• When the whole thing started, the thing that attracted me so much was the idea that all I needed to do was write a white paper, and then sort of free-market will somehow take care of it, and it will be built or something, right. And, then it was like, Oh, we just need to get this team together, and then it will become a down, and we’ll take care of itself. And then you know, the late I was like oh, we just need to make this foundation and then we just need to build the thing and we’ll then I can that can sort of sit back and relax, and it will take care of itself. And now we’re done with the foundation. And you know, and now I’m basically at this point where Oh yeah, you know, All we need now is like make it a purpose-driven down and put a bunch of things in place and sort of really make this constellation everything set up. So we can have this ice age, but that’s sort of that’s I mean fundamentally that’s always been my upset you know, it’s not even the point of maker right is a real sort of autonomous kind of like you know locked down the system to some extent right I mean that’s the promise of the whole system right. Then I think Additionally there like we were Megan has always been an extremely, you know, value-driven movement right and project. Still, it’s been quite different from most of the rest of crypto and DeFi in that we’ve been at this, you know, both been very idealistic and sometimes even been sort of arrogant in a sense and different in that way. And you know, that’s basically like I think fundamentally, it is who we are, but it also connected with all these other things. And all of these pieces are there really yeah, I think fundamentally, they’re, they’re, like they’re, they’re, they’re interconnected and necessary and really, in my opinion is like the, it’s sort of it’s really our best like, from my perspective, it’s almost the only way forward in a sense right and then in that we need a need we need a plan a kind of holistic plan that can do the same I can do something like you know, they can sort of cover all the things we need to cover and and give us clear direction and how do we get to a point where things are going to kind of calm down and because I mean, no matter what, basically, um, I will eventually leave I mean, that’s my that is my that’s gonna happen one way or another PCB and and but the way I would like to do it is that I can simply sort of, you know, everything can run by itself and I can just sit back as an MKR holder that delegates and locks into some tokenomics in general or whatever, whatever it is, we end up with but but the point is that selama you know, that’s really the the ideal outcome right? Because so and so. So that’s where I’m coming from as an MKR holder, essentially right that I’m basically like really big MKR holders that.
  • You know, wants to not be involved, but it’s impossible for me when I have so much exposure to the project. There’s not enough sort of, you know, there’s simply not enough certainty for someone like me with such an extreme exposure to not go into free, and I mean, you could that’s a way to think about it that I’m at the level of exposure MKR where I’m compelled to participate in governance to protect my interests. Okay, so, so that I mean, that’s one of the many perspectives, right. Another one is to talk about, You know, climate change in the collapse of the whole world wage base; I think I want to mostly skip over that, honestly. Like, I think I mean that is but yeah, like, you know, I have I’ve got kids now which is different, you know, so I used to be sort of a collapse Attarian with Bitcoin, and you know, the end of you know, the economic meltdown, all this stuff that was going to be thought was going to happen, you know, a decade ago, but it gets very different once you have had children. And you have this different sort of time. Lines sort of perspective in terms of time and, and yeah, like, it is. It is just it’s like climate change is like it’s what’s called a black elephant. It’s like a combination of Black Swan and the elephant in the room. In that, it’s, yeah, it is actually. And there’s like no good answer to it.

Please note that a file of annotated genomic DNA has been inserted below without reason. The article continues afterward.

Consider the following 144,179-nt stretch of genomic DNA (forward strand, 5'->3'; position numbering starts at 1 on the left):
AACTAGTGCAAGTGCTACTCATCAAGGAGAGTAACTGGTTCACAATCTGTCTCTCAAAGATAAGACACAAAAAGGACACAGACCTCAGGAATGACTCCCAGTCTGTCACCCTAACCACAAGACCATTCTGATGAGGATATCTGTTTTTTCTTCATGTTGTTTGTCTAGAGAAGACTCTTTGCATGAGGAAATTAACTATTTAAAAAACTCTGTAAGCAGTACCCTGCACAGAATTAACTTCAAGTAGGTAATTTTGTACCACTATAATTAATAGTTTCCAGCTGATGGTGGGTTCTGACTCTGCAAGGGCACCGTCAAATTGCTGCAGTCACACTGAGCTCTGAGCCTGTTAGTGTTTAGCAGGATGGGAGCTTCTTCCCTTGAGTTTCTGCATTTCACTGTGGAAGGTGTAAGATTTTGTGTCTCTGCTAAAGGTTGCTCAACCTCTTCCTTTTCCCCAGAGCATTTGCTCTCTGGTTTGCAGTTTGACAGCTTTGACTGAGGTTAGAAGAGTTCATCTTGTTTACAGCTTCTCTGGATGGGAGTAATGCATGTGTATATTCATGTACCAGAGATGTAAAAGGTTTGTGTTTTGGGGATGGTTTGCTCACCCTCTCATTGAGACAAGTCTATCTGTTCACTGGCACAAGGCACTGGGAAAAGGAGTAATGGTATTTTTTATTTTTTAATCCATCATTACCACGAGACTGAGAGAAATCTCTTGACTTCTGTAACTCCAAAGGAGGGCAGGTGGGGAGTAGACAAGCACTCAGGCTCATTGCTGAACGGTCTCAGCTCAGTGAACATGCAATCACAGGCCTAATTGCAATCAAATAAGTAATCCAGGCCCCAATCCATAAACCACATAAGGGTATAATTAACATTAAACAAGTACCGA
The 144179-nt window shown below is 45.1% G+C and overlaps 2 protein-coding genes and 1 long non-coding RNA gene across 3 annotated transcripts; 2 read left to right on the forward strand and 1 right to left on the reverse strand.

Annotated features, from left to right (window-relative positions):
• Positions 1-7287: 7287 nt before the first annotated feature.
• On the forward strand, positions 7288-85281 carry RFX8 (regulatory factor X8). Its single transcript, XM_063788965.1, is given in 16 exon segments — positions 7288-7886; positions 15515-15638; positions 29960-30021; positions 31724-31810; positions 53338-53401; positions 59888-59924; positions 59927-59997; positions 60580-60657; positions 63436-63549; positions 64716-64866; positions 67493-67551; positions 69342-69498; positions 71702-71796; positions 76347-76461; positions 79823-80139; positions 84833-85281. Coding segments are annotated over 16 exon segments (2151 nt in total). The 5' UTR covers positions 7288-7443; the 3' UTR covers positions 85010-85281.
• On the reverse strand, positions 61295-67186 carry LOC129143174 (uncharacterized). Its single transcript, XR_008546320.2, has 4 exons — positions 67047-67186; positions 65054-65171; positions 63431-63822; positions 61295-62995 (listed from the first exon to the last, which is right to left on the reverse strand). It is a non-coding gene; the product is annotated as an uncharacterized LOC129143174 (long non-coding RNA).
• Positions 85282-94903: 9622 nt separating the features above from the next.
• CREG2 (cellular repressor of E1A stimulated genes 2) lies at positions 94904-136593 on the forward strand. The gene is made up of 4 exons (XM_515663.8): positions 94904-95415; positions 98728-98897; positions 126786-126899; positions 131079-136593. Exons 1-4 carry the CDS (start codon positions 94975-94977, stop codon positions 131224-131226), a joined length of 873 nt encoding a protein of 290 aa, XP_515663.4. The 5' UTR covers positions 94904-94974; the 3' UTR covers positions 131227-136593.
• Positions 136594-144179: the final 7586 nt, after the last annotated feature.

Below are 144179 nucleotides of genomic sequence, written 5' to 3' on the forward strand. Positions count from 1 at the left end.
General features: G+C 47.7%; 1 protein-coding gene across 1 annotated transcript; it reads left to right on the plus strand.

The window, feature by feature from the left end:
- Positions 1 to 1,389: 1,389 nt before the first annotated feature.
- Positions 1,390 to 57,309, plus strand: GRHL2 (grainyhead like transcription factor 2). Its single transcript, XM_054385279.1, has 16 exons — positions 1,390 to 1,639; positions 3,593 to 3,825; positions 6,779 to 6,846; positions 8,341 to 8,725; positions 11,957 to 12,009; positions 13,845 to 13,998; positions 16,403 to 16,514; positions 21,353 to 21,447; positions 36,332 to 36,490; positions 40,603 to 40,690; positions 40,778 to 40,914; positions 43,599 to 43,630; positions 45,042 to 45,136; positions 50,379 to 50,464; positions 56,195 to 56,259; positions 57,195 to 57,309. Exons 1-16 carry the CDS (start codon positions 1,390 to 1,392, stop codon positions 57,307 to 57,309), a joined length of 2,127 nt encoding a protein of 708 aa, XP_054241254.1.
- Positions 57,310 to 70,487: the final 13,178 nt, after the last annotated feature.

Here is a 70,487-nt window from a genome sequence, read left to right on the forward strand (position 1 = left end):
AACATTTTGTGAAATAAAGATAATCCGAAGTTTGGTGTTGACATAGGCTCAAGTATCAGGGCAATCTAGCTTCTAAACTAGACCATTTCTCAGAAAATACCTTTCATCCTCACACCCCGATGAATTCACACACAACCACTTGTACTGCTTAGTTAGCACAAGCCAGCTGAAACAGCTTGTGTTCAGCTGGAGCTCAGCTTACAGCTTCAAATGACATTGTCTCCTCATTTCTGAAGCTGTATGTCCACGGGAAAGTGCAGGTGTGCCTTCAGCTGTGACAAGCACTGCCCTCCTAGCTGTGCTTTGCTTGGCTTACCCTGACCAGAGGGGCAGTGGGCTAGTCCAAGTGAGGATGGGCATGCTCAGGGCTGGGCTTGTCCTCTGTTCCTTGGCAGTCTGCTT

• It is working or contributing towards the future or sort of building something up. If you’re not like, directly. Oh, yeah, great, my internet is failing. Because I got a new iPhone that did come back in, so that’s my, that’s my fancy 5g that’s working way worse than my five-year-old phone. So that’s a no but now what my What I’m saying is that, because of what’s happening is like, if you’re anyone working on anything and sort of building something for the future. If they’re not like directly dealing with basically the coming collapse of the system, the face should just not waste time; they should go outside and enjoy nature while it’s still there. And that’s kind of how I, you know, that’s one of the ways I think, to think of this is just like, I mean, it’s, it’s, most people for most people still aren’t apparent today. But it will, over time, increasingly become apparent that this stuff will dominate everything in our lives. And you’re just not going to be like, you know, it’s not going to be meaningful to work on something else. Because it like first it will be about sort of protecting the world and eventually will be about protecting yourself. And yeah, I

17:31